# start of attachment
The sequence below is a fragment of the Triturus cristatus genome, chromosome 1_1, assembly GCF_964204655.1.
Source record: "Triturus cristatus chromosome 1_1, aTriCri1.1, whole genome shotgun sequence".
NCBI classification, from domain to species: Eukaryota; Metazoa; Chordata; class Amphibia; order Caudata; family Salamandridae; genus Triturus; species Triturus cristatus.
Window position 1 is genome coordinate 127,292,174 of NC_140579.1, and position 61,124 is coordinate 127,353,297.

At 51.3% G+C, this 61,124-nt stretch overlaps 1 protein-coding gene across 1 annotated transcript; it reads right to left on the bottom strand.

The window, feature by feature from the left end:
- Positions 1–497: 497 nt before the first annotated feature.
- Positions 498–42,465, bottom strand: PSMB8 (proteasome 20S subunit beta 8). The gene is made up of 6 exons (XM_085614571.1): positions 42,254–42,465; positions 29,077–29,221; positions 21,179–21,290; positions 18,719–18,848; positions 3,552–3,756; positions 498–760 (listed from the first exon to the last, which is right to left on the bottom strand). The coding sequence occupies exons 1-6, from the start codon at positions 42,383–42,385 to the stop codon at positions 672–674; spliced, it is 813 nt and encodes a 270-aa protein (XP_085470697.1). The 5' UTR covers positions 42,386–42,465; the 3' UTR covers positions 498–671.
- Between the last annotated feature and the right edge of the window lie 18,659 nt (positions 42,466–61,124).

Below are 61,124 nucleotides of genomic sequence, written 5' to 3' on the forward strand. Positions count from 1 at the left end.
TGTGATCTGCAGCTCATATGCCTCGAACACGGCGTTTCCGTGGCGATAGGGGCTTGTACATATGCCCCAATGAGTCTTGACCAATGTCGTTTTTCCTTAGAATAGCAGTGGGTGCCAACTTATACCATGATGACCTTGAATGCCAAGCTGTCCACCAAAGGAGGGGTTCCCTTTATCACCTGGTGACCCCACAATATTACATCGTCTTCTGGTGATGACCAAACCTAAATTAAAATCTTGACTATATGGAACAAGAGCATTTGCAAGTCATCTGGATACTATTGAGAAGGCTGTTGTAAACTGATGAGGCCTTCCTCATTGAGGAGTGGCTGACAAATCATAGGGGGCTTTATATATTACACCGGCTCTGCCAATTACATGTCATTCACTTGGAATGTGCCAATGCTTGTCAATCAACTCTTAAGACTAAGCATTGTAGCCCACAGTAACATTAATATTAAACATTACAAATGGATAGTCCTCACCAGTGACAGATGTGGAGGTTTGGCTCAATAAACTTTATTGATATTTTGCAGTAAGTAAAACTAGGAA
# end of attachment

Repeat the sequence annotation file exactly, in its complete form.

The sequence below is a fragment of the Triturus cristatus genome, chromosome 1_1, assembly GCF_964204655.1.
Source record: "Triturus cristatus chromosome 1_1, aTriCri1.1, whole genome shotgun sequence".
NCBI classification, from domain to species: Eukaryota; Metazoa; Chordata; class Amphibia; order Caudata; family Salamandridae; genus Triturus; species Triturus cristatus.
Window position 1 is genome coordinate 127,292,174 of NC_140579.1, and position 61,124 is coordinate 127,353,297.

At 51.3% G+C, this 61,124-nt stretch overlaps 1 protein-coding gene across 1 annotated transcript; it reads right to left on the bottom strand.

The window, feature by feature from the left end:
- Positions 1–497: 497 nt before the first annotated feature.
- Positions 498–42,465, bottom strand: PSMB8 (proteasome 20S subunit beta 8). The gene is made up of 6 exons (XM_085614571.1): positions 42,254–42,465; positions 29,077–29,221; positions 21,179–21,290; positions 18,719–18,848; positions 3,552–3,756; positions 498–760 (listed from the first exon to the last, which is right to left on the bottom strand). The coding sequence occupies exons 1-6, from the start codon at positions 42,383–42,385 to the stop codon at positions 672–674; spliced, it is 813 nt and encodes a 270-aa protein (XP_085470697.1). The 5' UTR covers positions 42,386–42,465; the 3' UTR covers positions 498–671.
- Between the last annotated feature and the right edge of the window lie 18,659 nt (positions 42,466–61,124).

Below are 61,124 nucleotides of genomic sequence, written 5' to 3' on the forward strand. Positions count from 1 at the left end.
TGTGATCTGCAGCTCATATGCCTCGAACACGGCGTTTCCGTGGCGATAGGGGCTTGTACATATGCCCCAATGAGTCTTGACCAATGTCGTTTTTCCTTAGAATAGCAGTGGGTGCCAACTTATACCATGATGACCTTGAATGCCAAGCTGTCCACCAAAGGAGGGGTTCCCTTTATCACCTGGTGACCCCACAATATTACATCGTCTTCTGGTGATGACCAAACCTAAATTAAAATCTTGACTATATGGAACAAGAGCATTTGCAAGTCATCTGGATACTATTGAGAAGGCTGTTGTAAACTGATGAGGCCTTCCTCATTGAGGAGTGGCTGACAAATCATAGGGGGCTTTATATATTACACCGGCTCTGCCAATTACATGTCATTCACTTGGAATGTGCCAATGCTTGTCAATCAACTCTTAAGACTAAGCATTGTAGCCCACAGTAACATTAATATTAAACATTACAAATGGATAGTCCTCACCAGTGACAGATGTGGAGGTTTGGCTCAATAAACTTTATTGATATTTTGCAGTAAGTAAAACTAGGAA